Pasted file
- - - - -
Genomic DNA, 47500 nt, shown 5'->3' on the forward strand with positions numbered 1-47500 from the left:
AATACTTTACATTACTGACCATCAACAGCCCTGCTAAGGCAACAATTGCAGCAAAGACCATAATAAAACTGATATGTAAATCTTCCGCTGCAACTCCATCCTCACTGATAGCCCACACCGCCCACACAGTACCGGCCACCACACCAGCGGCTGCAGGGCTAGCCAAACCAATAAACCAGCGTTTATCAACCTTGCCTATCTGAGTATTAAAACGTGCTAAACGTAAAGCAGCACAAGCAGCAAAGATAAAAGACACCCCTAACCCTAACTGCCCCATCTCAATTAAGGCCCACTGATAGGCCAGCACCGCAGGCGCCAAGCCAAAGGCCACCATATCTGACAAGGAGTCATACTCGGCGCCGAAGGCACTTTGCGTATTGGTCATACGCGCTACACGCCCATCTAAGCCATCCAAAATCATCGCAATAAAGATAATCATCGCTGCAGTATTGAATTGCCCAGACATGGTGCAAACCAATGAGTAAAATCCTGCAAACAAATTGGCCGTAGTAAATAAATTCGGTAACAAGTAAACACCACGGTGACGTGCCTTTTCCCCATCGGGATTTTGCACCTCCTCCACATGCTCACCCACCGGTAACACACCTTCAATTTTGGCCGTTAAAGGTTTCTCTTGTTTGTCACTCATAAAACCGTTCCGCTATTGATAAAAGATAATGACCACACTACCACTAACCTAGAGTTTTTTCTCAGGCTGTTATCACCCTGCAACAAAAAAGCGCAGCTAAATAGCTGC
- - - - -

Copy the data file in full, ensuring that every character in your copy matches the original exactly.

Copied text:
Genomic DNA, 47500 nt, shown 5'->3' on the forward strand with positions numbered 1-47500 from the left:
AATACTTTACATTACTGACCATCAACAGCCCTGCTAAGGCAACAATTGCAGCAAAGACCATAATAAAACTGATATGTAAATCTTCCGCTGCAACTCCATCCTCACTGATAGCCCACACCGCCCACACAGTACCGGCCACCACACCAGCGGCTGCAGGGCTAGCCAAACCAATAAACCAGCGTTTATCAACCTTGCCTATCTGAGTATTAAAACGTGCTAAACGTAAAGCAGCACAAGCAGCAAAGATAAAAGACACCCCTAACCCTAACTGCCCCATCTCAATTAAGGCCCACTGATAGGCCAGCACCGCAGGCGCCAAGCCAAAGGCCACCATATCTGACAAGGAGTCATACTCGGCGCCGAAGGCACTTTGCGTATTGGTCATACGCGCTACACGCCCATCTAAGCCATCCAAAATCATCGCAATAAAGATAATCATCGCTGCAGTATTGAATTGCCCAGACATGGTGCAAACCAATGAGTAAAATCCTGCAAACAAATTGGCCGTAGTAAATAAATTCGGTAACAAGTAAACACCACGGTGACGTGCCTTTTCCCCATCGGGATTTTGCACCTCCTCCACATGCTCACCCACCGGTAACACACCTTCAATTTTGGCCGTTAAAGGTTTCTCTTGTTTGTCACTCATAAAACCGTTCCGCTATTGATAAAAGATAATGACCACACTACCACTAACCTAGAGTTTTTTCTCAGGCTGTTATCACCCTGCAACAAAAAAGCGCAGCTAAATAGCTGC